There are many reasons why cash or cash equivalents are not recommended as an incentive reward option (there are dozens of articles and research that addresses this), but this document will focus on the top six: Entitlement, Escalation, Branding/Memory Value, No Disguised Value, Right Brain/Left Brain, Competition Focus.

1) Entitlement: Once you offer cash as a reward, it is very difficult to take it away. People’s beliefs are established that if you could pay it to me then, then you can pay it to me now. That works out ok if you always plan to run incentives, but if budgets are ever cut or new management changes the direction, you are setting the company up to hear negative feedback from the participants when the cash is taken away. It is almost like taking away their salary or commission, and you can imagine how people would react to that. On the other hand, merchandise and travel have the opposite impact. Those awards are clearly established as a “perk” of sort. There is a clear linkage between the performance you want and the reward they get. It can be inferred by the participant that the rewards are performance based and there is no confusion with compensation or commission. In addition, the best incentive programs are built to “work themselves out of a job.” In other words, merchandise and travel programs that do not carry the entitlement burden, build “habit strength” (getting people in the habit of doing what you want them to do). Once habits are established the incentive can be fazed out or better yet, focused on to other business objectives. With cash or cash equivalents you are stuck with always paying for performance and any new business goals will cost you additional.

2) Escalation: Once you offer cash as a reward, it isn’t only difficult to take it away, but people want more. Over a period of time, people expect you to increase or escalate the amount of the award payout for the same task. Any type of incentive reward is subject to the escalation issue (including merchandise and travel), but as stated above, merchandise and travel rewards are strategically positioned as perks and that comes along with a time period. So before an escalation need arises, the incentive allocation could shift to new objectives. You aren’t so flexible once you start with cash.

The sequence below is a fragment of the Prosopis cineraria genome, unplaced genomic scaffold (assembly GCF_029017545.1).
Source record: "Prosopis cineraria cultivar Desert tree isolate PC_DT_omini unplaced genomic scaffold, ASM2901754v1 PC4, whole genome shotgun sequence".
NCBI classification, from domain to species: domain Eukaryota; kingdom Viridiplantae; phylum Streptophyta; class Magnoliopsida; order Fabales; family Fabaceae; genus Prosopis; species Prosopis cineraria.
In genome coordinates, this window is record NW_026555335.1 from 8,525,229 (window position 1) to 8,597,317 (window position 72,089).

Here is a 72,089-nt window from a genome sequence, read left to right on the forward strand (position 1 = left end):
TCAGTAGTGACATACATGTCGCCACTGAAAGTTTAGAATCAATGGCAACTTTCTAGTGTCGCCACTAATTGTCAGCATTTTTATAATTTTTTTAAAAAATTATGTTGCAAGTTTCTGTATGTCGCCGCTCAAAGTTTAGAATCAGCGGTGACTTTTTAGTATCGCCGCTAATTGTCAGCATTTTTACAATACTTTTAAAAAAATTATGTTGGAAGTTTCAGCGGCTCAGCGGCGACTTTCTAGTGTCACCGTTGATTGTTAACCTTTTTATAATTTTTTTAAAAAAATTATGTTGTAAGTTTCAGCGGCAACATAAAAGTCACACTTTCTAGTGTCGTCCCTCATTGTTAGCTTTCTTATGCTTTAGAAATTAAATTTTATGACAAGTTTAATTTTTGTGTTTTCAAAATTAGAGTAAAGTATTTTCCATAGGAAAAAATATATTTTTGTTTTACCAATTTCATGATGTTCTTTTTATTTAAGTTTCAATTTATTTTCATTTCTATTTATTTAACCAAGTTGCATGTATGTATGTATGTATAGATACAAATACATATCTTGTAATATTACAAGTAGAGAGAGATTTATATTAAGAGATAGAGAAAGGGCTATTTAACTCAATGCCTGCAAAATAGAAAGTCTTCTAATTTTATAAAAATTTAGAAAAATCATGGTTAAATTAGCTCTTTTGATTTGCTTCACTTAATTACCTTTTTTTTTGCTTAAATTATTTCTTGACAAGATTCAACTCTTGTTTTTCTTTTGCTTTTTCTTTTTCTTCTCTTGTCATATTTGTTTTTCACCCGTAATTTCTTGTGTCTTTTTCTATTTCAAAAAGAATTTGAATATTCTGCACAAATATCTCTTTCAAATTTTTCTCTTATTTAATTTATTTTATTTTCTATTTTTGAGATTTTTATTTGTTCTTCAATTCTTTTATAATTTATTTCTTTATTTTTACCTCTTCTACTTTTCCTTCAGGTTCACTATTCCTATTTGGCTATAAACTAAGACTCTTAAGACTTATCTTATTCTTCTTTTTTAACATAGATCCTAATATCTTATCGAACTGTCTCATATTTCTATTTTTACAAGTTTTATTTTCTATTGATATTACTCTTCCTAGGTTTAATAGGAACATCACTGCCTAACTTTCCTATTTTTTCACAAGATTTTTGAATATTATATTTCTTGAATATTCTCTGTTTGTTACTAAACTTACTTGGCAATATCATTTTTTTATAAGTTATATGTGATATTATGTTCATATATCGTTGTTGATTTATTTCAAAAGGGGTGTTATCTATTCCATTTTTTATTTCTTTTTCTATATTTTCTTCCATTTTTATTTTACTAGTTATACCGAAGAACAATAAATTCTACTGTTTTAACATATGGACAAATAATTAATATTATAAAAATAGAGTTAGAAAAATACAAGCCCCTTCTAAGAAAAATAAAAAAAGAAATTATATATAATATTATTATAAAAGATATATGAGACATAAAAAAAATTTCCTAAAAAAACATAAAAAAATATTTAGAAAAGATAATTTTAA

3) Branding and Memory Value: One of the most beneficial lasting impacts of an incentive program is Memory Value. This is the association between your company and the reward. When you have a custom branded web site or award catalog exclusively focused on your company, the association becomes strong and memory value is established. When someone asks your performer, “That’s a great new TV, where did you get it…” they will reply “from my company’s incentive program.” When cash is used, and the same question is asked, the reply is likely, “I got it at Best Buy.” And they are right, because that is where they got it. They took the cash and went to Best Buy and paid for it. They likely used the check like a coupon, because they had to add their own cash for the added cost and/or taxes. Your program is not about building brand recognition for companies like Best Buy, rather it is about your company. With cash as a reward option you are destined to brand someone else, with your branded redemption catalog and web site, you are destined to brand and promote your company.

4) No Disguised Value: $1 = $1 with cash. There is no promotability with that. There is no increasing the perceived value with that. Even if you convert the payout to points, simple math calculates it back. Merchandise and travel rewards use points and the actual value is disguised. People are not as likely to make the calculation to the reward value to the dollar value as they do with cash. This is critical when you are trying to hype a program and focus on the business objectives not just the rewards.

5) Right Brain/Left Brain: Simply put, cash is a logical, non-emotional left brain function. People tend to perform better when the right brain is engaged and they get emotional. What emotional means in this context is they pick a reward (TV, DVD player, a trip, etc) to work toward. They actually envision themselves using the product or being on the trip. This is powerful because they set goals for themselves. With cash, people typically don’t make the connection to what they are specifically going to buy with the product and that looses an important inventive element.

6) Competition Focus: Once your competition knows what you are offering in cash value, it is easy for them to one-up you. Now you get into an incentive war of who is paying out more. Talk about escalation issues! When you take the focus off of the award value and focus on what surrounds the reward (like a cool web site, desirable rewards and destinations, creative marketing and promotion, etc.) you will leave the competition incentive program in your wake.